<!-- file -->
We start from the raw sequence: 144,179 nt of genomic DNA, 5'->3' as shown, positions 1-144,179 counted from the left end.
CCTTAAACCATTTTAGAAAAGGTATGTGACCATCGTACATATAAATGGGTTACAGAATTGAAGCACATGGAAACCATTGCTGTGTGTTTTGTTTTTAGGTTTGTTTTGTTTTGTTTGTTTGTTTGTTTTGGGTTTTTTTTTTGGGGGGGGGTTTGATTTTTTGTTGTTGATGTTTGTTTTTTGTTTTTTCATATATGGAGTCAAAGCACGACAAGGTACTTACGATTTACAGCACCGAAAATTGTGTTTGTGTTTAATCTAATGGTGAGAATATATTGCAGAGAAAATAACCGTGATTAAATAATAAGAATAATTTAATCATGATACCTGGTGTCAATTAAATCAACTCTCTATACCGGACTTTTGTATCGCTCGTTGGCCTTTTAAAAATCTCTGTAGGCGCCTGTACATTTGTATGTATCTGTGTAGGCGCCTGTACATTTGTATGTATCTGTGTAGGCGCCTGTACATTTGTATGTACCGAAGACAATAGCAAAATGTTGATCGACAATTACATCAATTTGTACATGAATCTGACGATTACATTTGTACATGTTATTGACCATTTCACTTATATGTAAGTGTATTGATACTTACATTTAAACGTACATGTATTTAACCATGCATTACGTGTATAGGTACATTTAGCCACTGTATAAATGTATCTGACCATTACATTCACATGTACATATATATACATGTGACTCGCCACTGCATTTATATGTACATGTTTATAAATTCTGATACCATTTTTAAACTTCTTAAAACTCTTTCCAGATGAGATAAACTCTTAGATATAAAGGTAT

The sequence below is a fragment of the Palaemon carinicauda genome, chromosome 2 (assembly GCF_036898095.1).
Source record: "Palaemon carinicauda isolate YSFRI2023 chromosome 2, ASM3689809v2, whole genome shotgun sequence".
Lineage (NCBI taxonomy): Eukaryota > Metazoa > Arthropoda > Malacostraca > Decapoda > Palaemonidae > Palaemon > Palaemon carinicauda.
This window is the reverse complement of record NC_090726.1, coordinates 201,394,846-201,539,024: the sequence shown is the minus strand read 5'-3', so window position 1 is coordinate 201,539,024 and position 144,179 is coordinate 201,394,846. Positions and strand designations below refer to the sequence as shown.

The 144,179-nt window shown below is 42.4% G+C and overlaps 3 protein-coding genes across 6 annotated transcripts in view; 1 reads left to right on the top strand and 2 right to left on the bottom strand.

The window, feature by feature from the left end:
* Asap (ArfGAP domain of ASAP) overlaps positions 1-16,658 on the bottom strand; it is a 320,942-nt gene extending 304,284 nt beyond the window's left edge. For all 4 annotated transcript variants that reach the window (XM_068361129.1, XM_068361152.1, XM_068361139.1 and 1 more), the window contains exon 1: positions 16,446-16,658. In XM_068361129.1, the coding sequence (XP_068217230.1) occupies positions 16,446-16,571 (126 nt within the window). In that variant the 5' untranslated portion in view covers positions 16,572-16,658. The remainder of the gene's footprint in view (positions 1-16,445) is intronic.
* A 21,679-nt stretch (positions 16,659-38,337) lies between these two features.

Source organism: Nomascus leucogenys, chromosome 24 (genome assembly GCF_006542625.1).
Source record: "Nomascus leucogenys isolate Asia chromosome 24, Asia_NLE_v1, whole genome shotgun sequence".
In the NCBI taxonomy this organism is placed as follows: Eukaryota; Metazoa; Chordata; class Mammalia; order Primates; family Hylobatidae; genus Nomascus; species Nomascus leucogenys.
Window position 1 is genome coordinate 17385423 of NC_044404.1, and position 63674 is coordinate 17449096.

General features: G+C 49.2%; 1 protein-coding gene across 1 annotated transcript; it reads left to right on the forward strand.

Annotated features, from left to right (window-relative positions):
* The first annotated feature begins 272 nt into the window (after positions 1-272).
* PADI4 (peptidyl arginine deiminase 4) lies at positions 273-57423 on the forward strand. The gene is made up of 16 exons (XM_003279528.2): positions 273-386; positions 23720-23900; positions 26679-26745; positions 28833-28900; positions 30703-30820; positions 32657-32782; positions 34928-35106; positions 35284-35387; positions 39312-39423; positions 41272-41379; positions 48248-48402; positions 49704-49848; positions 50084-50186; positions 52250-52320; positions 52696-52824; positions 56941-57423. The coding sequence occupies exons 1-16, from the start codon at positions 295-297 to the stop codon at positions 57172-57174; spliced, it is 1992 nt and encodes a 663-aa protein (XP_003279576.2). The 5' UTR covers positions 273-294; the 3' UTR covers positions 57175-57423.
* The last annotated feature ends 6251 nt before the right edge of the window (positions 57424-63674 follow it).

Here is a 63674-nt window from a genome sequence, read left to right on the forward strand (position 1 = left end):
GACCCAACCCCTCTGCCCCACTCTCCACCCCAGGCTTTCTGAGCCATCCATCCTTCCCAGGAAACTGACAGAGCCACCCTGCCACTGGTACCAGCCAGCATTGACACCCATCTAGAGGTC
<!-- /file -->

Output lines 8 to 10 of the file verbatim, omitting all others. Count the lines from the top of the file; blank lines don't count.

The window, feature by feature from the left end:
* Asap (ArfGAP domain of ASAP) overlaps positions 1-16,658 on the bottom strand; it is a 320,942-nt gene extending 304,284 nt beyond the window's left edge. For all 4 annotated transcript variants that reach the window (XM_068361129.1, XM_068361152.1, XM_068361139.1 and 1 more), the window contains exon 1: positions 16,446-16,658. In XM_068361129.1, the coding sequence (XP_068217230.1) occupies positions 16,446-16,571 (126 nt within the window). In that variant the 5' untranslated portion in view covers positions 16,572-16,658. The remainder of the gene's footprint in view (positions 1-16,445) is intronic.
* A 21,679-nt stretch (positions 16,659-38,337) lies between these two features.